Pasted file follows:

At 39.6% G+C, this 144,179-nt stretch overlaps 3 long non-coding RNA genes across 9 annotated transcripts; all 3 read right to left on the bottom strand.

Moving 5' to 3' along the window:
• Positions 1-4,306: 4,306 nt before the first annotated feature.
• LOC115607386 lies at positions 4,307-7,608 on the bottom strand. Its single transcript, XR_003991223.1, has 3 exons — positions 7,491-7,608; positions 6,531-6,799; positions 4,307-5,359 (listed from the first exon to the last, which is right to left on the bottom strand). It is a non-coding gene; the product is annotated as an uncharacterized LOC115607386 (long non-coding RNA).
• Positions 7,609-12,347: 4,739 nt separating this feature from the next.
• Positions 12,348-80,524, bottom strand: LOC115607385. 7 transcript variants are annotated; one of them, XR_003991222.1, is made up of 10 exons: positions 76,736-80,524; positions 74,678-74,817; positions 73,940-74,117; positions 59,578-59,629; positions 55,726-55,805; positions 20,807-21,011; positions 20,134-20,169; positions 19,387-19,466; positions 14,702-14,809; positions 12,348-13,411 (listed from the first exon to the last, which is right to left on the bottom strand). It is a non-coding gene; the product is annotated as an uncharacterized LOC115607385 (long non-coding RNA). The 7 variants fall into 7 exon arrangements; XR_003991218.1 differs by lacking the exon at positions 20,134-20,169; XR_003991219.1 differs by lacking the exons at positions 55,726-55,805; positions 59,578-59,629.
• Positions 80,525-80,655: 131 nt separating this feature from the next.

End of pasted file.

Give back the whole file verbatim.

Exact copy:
At 39.6% G+C, this 144,179-nt stretch overlaps 3 long non-coding RNA genes across 9 annotated transcripts; all 3 read right to left on the bottom strand.

Moving 5' to 3' along the window:
• Positions 1-4,306: 4,306 nt before the first annotated feature.
• LOC115607386 lies at positions 4,307-7,608 on the bottom strand. Its single transcript, XR_003991223.1, has 3 exons — positions 7,491-7,608; positions 6,531-6,799; positions 4,307-5,359 (listed from the first exon to the last, which is right to left on the bottom strand). It is a non-coding gene; the product is annotated as an uncharacterized LOC115607386 (long non-coding RNA).
• Positions 7,609-12,347: 4,739 nt separating this feature from the next.
• Positions 12,348-80,524, bottom strand: LOC115607385. 7 transcript variants are annotated; one of them, XR_003991222.1, is made up of 10 exons: positions 76,736-80,524; positions 74,678-74,817; positions 73,940-74,117; positions 59,578-59,629; positions 55,726-55,805; positions 20,807-21,011; positions 20,134-20,169; positions 19,387-19,466; positions 14,702-14,809; positions 12,348-13,411 (listed from the first exon to the last, which is right to left on the bottom strand). It is a non-coding gene; the product is annotated as an uncharacterized LOC115607385 (long non-coding RNA). The 7 variants fall into 7 exon arrangements; XR_003991218.1 differs by lacking the exon at positions 20,134-20,169; XR_003991219.1 differs by lacking the exons at positions 55,726-55,805; positions 59,578-59,629.
• Positions 80,525-80,655: 131 nt separating this feature from the next.